The acceptance of the fundamental changing, impermanent nature of the world is at the heart of Buddhist philosophy and is a constant theme through Pema Chodron’s teachings. When things fall apart, when the ground is pulled out from under us, it is not a cause for panic, but rather a cause for celebration.

The Inscrutable Energy that Preserves the Breach

In this excerpt from an article published prior to the release of Between the World and Me, Coates talks about his childhood in West Baltimore. He describes the gap he felt between his own world and the world he saw through the TV set, as well as the perplexity and disingenuity of being fed a stream of non-violent role models at school.

F*cked Up, but Always Beautiful

Tim Desmond writes about his wife’s terminal illness, and his revelation about the way in which his deep love for his wife was manifesting as anxiety, and because of it he was missing their shared moments of beauty.

Being With Dying – Kerry Egan

In her years working as a hospice chaplain, spiritual caregiver and author Kerry Egan has rarely found that dying patients want to discuss God or religion. Instead, chaplaincy work for her leans on the quality of the presence she can offer her patients and the compassion and empathy with which she can hold space for them and their stories.

Running After Loves – Ray Bradbury on Fostering Hunger in Writing

‘How long has it been since you wrote a story where your real love or your real hatred somehow got onto the paper?’ Finding the truth of our authentic passions is the key to forming the foundations of a writing practice, according to science fiction author Ray Bradbury.

What Are We Calling “I”?

We often identify ourselves with the events that have happened to us and the things we have done, rather than the subjective center of experience itself. In an echo of the Buddhist teaching of the absence of a permanent self, Harris asserts that when the absence of this self is found, then ‘the feeling of being a self disappears.’

Samia Singh – The Storms Within

Samia Singh’s The Storms Within launches our new section Micro Gallery, where we host a small, specially curated exhibition by a visual artist. The Storms Within is a series of etchings created by Punjabi-born Singh during a residency in Florence. She tells the story of how the prints came about and what she learned during her time in Italy.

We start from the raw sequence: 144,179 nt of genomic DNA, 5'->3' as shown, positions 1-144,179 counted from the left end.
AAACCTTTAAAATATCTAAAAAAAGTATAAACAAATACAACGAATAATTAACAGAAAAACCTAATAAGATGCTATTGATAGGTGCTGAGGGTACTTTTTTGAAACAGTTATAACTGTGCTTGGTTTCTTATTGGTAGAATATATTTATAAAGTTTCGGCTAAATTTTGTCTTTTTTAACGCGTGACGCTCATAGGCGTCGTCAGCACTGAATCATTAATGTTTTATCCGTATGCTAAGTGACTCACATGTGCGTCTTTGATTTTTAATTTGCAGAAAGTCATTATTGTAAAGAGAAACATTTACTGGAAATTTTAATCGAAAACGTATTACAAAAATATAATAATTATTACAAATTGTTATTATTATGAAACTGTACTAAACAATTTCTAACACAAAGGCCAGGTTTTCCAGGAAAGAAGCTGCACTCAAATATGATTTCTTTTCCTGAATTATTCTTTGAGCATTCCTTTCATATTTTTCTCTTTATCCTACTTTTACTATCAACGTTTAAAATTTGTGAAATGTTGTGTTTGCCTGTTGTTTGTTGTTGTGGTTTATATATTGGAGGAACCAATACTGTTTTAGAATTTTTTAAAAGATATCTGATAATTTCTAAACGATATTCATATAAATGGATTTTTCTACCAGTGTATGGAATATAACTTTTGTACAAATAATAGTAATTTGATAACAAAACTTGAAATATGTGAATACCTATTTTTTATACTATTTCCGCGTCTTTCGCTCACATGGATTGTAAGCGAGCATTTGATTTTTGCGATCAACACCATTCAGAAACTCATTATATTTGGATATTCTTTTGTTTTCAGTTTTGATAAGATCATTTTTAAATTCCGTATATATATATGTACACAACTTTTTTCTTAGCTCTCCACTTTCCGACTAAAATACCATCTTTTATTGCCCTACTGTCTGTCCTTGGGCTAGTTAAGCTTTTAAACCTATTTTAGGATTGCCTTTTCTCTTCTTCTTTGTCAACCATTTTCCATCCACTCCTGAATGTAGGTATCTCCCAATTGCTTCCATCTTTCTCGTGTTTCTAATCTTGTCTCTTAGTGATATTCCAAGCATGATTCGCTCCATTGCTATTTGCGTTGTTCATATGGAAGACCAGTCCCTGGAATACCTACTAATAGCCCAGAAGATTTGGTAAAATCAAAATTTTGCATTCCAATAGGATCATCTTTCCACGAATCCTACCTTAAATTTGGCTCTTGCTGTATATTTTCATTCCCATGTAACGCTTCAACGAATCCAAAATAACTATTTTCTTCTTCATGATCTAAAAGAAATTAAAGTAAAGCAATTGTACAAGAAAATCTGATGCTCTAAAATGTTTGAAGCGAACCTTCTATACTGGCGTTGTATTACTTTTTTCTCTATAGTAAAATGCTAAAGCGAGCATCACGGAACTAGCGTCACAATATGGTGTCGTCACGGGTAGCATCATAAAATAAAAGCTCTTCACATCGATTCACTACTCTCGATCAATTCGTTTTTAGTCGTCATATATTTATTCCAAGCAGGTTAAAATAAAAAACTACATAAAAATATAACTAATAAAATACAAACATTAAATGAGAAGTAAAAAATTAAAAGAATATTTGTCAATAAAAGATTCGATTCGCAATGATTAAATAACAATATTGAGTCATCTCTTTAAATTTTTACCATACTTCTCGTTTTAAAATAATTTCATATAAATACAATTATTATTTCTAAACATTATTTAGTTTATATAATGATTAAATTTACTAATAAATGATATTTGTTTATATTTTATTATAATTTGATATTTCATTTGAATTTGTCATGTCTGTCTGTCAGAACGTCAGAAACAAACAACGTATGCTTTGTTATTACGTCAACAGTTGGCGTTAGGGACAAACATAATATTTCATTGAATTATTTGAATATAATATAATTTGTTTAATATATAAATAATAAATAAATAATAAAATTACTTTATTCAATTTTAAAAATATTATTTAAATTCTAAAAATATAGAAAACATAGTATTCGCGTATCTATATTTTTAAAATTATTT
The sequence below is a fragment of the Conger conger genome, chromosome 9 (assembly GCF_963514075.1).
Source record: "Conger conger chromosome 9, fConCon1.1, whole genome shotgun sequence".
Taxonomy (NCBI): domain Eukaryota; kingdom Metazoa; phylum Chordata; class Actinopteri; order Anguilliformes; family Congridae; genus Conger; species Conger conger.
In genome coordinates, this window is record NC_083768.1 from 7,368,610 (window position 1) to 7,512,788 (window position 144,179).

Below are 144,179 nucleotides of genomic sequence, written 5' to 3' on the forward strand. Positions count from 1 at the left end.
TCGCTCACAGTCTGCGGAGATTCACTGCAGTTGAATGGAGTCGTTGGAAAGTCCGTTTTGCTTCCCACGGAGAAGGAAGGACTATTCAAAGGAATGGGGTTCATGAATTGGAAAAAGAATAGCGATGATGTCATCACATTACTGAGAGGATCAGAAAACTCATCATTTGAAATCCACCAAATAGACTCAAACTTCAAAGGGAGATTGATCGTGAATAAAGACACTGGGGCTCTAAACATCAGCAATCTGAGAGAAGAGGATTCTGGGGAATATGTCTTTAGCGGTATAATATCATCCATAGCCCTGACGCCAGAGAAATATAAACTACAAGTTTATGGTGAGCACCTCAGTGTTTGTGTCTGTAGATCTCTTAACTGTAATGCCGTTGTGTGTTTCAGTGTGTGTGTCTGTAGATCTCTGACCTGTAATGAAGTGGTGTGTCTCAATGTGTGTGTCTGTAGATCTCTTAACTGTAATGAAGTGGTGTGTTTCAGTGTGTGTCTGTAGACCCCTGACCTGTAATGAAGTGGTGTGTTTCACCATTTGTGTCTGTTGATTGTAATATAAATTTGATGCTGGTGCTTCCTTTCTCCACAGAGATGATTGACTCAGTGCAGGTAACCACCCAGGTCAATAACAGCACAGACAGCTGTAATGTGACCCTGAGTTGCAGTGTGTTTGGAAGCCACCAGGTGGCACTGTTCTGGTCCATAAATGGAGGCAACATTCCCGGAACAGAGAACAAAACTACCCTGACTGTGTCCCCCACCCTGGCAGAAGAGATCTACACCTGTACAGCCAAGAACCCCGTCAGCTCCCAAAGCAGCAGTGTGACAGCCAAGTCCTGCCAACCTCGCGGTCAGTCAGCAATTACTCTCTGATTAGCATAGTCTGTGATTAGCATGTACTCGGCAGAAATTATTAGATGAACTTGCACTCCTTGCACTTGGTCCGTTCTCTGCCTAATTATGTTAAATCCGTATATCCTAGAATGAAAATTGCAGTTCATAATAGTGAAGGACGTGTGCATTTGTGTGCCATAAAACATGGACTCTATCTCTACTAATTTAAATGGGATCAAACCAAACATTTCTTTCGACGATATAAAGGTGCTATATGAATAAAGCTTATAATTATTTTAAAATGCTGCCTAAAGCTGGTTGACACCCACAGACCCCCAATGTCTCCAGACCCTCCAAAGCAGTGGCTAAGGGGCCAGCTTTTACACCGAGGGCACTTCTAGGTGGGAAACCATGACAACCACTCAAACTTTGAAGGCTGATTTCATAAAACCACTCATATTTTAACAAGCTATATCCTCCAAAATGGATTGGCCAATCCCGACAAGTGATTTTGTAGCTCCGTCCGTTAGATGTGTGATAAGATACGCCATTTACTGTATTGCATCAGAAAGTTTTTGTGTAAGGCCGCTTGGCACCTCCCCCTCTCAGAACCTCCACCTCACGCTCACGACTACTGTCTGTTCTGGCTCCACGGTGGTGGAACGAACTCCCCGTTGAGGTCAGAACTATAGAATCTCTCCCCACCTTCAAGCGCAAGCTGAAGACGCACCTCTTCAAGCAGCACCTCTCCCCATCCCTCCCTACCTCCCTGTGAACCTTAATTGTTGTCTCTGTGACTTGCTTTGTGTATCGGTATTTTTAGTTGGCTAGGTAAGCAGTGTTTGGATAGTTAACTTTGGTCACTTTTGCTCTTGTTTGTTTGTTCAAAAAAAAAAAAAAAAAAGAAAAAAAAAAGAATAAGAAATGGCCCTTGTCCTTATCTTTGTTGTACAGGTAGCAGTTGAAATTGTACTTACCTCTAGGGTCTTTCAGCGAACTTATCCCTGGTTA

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Joan Halifax

The Path That Leads Into the Mountains

In 1993, Zen teacher Joan Halifax published a book called The Fruitful Darkness based on her anthropological engagements with Tibetan Buddhists, Mexican shamans, Native American elders and other tribal communities.

Read More »
Aldous Huxley

Aldous Huxley and Beauty

Huxley on the beatific vision of divine beauty that resides in Pure Interval and harmonious relationship, and experiencing the divine through architecture, music, sacred geometries and human relationships.

Read More »
Jennifer Hollis

Jennifer Hollis – Baby Boy Hollis

Jennifer Hollis’ poem sits on the threshold of motherhood, at the moment of transition when the personal and intimately known is sent out into a world keen to lay claim to it with a designation.

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Raymond P. Hammond

Raymond P. Hammond – F Train

“While I often found the emergence from the dark of the tunnel shocking, as my eyes would adjust and I would look forward and skyward, I always found this image to be comforting, reassuring.”

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Alice Walker

Only Justice Can Stop a Curse

In this essay about anger and injustice, writer and social activist Alice Walker begins by presenting a curse prayer found by Zora Neale Hurston that is more than a century old.